As the UK getting used to a new monarch on the throne, let’s cast our minds back to the events of 1936, when an abdication crisis ultimately resulted in the confirmation of Prince Albert, the second son of King George V, as King George VI.
Prior to 1936, and throughout the 1920s, George V’s eldest son Edward, Prince of Wales, was an enormously popular figure. This blog has previously touched on his popularity as a newsreel subject and his ability to kick off new fashion trends. Edward was often seen in London’s nightlife and also travelled a great deal, both for work and for pleasure. He had the reputation of a playboy and remained unmarried in 1936, when he was already 42 years of age. His brother George, by contrast, was a year younger than him but had married at 28 and fathered two children (Elizabeth and Margaret) by the time he was 35.
As is customary in Britain, George V reigned until his death and the eldest child [at the time, the eldest son] is declared monarch immediately afterwards. A formal coronation ceremony follows some months later. When George V passed away in January 1936 after a long period of declining ill-health, Edward was duly proclaimed King. The abdication crisis ensued when, in the autumn of 1936, Edward declared his intention to marry the American divorcée Wallis Simpson.
Wallis’ nationality was already something that spoke against her in a country that was, at the time, concerned and suspicious of American cultural influences through popular culture. The popularity of Hollywood films and dance bands was blamed for a host of cultural ills. But Wallis’ past relationships were the real obstacle to the match. Edward had first met her as early as 1931 and she did not file for a divorce from Mr Simpson until October 1936, making it abundantly clear that her relationship with Edward had started during her marriage.
Although one of the key reasons that the Church of England was created was famously to allow Henry VIII to divorce Catherine of Aragon, divorce was a significant social taboo in interwar Britain. Divorce laws were eased in the 1920s but the social stigma on divorce was still significant – and not helped by the gleeful reporting of high-profile divorce cases in a tabloid press keen to increase its readership. The key objection which Prime Minister Stanley Baldwin therefore proposed against Edward’s marriage to Wallis was that ‘the people’ would not accept her as Queen. After several months of legal tussle between Edward and the government, it became clear that a marriage between Edward and Wallis would not be accepted as long as he was on the throne. In December 1936, Edward formally abdicated and his brother Albert was proclaimed King, styling himself as George VI. Edward was never officially coronated; his coronation had been planned for May 1937; a date eventually used for the coronation of George VI instead.
One of the aspects of the abdication crisis that is difficult for a modern audience to comprehend is how absolutely the British newspapers refused to print anything about it until early December 1936. As this blog has frequently noted, newspapers were extremely popular and influential during the interwar period, and in the mid-1930s popular newspapers in particular were constantly trying to increase their circulation figures. A royal scandal of this magnitude would appear to be excellent content to draw in readers. However, the respect for the monarchy was such that newspaper proprietors, who were fully aware of Edward’s relationship with Wallis, agreed a media blackout.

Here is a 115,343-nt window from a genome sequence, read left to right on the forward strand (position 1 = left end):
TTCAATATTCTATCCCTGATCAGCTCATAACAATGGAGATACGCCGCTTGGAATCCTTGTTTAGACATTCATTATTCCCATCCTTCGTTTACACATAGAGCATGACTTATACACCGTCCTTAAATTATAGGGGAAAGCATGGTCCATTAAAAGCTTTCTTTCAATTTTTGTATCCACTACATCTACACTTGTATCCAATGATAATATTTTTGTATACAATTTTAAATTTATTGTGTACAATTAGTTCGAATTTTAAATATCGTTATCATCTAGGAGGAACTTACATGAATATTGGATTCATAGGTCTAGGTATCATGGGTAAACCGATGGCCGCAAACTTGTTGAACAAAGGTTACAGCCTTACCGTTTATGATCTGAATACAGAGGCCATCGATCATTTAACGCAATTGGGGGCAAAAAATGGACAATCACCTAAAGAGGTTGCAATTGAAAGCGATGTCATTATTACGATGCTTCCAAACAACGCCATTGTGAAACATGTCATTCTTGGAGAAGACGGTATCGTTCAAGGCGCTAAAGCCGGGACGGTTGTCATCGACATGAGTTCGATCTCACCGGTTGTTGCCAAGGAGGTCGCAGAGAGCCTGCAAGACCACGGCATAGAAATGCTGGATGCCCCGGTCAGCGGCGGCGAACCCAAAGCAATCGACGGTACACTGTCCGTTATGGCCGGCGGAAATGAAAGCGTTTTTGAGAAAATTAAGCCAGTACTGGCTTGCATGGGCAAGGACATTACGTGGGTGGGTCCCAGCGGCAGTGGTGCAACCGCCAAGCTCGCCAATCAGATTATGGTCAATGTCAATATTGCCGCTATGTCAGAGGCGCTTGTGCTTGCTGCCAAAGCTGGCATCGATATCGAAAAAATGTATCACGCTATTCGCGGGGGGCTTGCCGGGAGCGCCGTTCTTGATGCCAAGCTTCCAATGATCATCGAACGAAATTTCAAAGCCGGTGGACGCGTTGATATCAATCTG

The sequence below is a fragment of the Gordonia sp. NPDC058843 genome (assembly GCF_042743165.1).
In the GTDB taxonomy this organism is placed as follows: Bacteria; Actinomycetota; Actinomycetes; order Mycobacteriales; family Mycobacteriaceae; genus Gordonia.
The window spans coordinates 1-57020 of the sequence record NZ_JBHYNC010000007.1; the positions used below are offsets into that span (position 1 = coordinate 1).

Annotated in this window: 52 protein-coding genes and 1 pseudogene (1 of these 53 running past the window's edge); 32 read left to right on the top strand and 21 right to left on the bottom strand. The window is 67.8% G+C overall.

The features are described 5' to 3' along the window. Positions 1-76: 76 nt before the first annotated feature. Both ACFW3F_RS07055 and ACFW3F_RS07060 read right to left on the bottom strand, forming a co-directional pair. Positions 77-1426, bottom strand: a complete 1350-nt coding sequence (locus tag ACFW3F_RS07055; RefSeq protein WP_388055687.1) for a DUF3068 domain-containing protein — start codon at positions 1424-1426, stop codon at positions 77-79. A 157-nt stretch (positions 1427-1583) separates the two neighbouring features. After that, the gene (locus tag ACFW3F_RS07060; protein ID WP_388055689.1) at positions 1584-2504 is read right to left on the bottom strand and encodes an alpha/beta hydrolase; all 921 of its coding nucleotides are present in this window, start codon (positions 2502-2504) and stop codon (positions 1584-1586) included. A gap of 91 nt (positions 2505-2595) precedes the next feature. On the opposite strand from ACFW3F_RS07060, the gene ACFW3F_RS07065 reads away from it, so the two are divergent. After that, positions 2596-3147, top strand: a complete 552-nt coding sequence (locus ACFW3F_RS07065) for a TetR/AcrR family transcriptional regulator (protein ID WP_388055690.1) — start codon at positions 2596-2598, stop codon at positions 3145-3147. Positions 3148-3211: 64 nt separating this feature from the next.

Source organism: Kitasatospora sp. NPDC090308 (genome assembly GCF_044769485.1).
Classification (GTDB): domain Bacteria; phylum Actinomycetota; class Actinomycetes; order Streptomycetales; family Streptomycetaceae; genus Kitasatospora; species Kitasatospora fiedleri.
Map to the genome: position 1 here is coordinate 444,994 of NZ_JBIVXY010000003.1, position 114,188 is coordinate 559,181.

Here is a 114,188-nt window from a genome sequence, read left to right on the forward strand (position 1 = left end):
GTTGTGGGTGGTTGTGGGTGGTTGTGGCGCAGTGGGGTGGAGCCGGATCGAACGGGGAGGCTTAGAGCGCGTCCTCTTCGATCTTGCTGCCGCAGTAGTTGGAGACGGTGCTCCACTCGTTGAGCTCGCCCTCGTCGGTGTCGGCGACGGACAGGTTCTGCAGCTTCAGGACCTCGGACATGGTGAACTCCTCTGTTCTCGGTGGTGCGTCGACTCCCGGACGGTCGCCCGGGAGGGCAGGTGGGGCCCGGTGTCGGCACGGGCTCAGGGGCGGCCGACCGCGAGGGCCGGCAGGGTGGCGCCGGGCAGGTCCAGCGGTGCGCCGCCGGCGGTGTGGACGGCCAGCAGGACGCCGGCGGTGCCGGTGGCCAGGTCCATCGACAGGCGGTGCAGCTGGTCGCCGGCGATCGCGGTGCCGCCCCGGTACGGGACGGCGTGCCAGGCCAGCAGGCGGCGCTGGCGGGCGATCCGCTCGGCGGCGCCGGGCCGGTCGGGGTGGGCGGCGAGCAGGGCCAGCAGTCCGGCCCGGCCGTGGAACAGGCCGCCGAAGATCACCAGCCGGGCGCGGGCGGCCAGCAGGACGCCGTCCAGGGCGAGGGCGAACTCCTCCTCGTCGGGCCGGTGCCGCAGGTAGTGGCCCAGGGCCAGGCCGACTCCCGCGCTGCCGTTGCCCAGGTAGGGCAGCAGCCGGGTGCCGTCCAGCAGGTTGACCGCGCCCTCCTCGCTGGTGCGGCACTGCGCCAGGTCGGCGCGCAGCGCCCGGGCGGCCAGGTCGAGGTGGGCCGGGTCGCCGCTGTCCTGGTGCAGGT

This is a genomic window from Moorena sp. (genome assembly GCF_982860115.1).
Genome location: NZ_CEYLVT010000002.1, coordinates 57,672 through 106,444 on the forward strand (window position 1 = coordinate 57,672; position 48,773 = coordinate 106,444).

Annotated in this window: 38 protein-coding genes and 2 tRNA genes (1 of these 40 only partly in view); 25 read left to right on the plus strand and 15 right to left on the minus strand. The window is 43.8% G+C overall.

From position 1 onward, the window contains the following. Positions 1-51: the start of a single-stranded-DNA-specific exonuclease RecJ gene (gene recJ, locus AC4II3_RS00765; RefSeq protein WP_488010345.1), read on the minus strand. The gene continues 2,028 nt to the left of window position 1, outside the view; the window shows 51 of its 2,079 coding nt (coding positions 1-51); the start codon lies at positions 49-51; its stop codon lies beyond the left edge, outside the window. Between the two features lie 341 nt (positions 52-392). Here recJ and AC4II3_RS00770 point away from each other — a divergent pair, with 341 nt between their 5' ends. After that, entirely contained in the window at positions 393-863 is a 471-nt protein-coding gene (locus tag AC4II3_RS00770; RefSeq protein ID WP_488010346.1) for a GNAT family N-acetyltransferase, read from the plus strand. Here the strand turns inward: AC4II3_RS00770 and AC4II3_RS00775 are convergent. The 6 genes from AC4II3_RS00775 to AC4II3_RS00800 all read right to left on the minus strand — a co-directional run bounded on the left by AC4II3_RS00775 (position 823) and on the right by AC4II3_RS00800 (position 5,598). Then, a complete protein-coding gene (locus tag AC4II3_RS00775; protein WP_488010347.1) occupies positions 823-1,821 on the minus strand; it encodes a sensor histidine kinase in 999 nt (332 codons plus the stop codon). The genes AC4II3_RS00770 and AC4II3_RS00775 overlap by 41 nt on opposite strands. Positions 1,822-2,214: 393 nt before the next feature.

Such a thing would of course be completely impossible in our current digital media landscape, but even back in 1936 London newsvendors sold international publications, and journalists in other countries had no scruples about reporting the story. American outlets in particular splashed on the story, which from their perspective could be told as a fairy tale of an American commoner falling in love with the (future) King of Britain. The overwhelming power of the British press, however, ensured that its refusal to print the details for months meant that the majority of the British public remained equally unaware. The media blackout during the crisis exemplifies the power of newspaper proprietors during the interwar period, and the very close relationships between the newspapers and the corridors of power – although it must be pointed out that this blackout was voluntary and press-driven, and not imposed by the government or the Royal household.
Shortly after Edward’s abdication, Britain was introduced to Mass Observation, an (eventually) influential research organisation which aimed to understand modern society by asking ‘normal’ people to share their observations on everyday life and historical events.1 After its founding in January 1937, its first published work included a collection of ordinary peoples’ views on the Abdication Crisis. Mass Observation in a way seems to react against the media blackout initially surrounding the abdication. While powerful newspaper proprietors decided to withhold the news from the public, Mass Observation gave the public at large an opportunity to respond to the crisis and give their opinions on it.
The abdication crisis was a pivotal cultural moment in interwar Britain, one that laid bare some of the machinations of the powerful news media and its close links with those in power; but which also facilitated the emergence of a more democratic way of understanding everyday culture. Although Edward’s decision to choose marriage over a royal appointment was a personal one, it had significant social ramifications.
- Frank Mort, ‘Love in a Cold Climate: Letters, Public Opinion and Monarchy in the 1936 Abdication Crisis’, Twentieth Century British History, Vol. 25, no. 1 (2014), p. 32